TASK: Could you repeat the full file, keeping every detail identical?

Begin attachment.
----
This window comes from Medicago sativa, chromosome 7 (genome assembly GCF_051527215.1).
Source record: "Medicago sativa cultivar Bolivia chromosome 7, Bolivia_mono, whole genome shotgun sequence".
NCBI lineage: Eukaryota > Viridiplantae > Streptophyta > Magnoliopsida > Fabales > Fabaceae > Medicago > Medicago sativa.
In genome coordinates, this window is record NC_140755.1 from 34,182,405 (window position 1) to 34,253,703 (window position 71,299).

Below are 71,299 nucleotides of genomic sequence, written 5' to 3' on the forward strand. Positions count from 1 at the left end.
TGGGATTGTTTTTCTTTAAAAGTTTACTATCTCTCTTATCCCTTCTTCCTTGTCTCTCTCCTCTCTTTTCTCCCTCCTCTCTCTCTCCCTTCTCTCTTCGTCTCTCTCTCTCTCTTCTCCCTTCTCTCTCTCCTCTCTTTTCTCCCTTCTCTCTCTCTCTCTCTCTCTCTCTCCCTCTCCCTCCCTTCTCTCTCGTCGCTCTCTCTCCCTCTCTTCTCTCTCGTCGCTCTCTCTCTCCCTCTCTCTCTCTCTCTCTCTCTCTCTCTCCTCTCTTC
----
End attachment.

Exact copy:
This window comes from Medicago sativa, chromosome 7 (genome assembly GCF_051527215.1).
Source record: "Medicago sativa cultivar Bolivia chromosome 7, Bolivia_mono, whole genome shotgun sequence".
NCBI lineage: Eukaryota > Viridiplantae > Streptophyta > Magnoliopsida > Fabales > Fabaceae > Medicago > Medicago sativa.
In genome coordinates, this window is record NC_140755.1 from 34,182,405 (window position 1) to 34,253,703 (window position 71,299).

Below are 71,299 nucleotides of genomic sequence, written 5' to 3' on the forward strand. Positions count from 1 at the left end.
TGGGATTGTTTTTCTTTAAAAGTTTACTATCTCTCTTATCCCTTCTTCCTTGTCTCTCTCCTCTCTTTTCTCCCTCCTCTCTCTCTCCCTTCTCTCTTCGTCTCTCTCTCTCTCTTCTCCCTTCTCTCTCTCCTCTCTTTTCTCCCTTCTCTCTCTCTCTCTCTCTCTCTCTCCCTCTCCCTCCCTTCTCTCTCGTCGCTCTCTCTCCCTCTCTTCTCTCTCGTCGCTCTCTCTCTCCCTCTCTCTCTCTCTCTCTCTCTCTCTCTCCTCTCTTC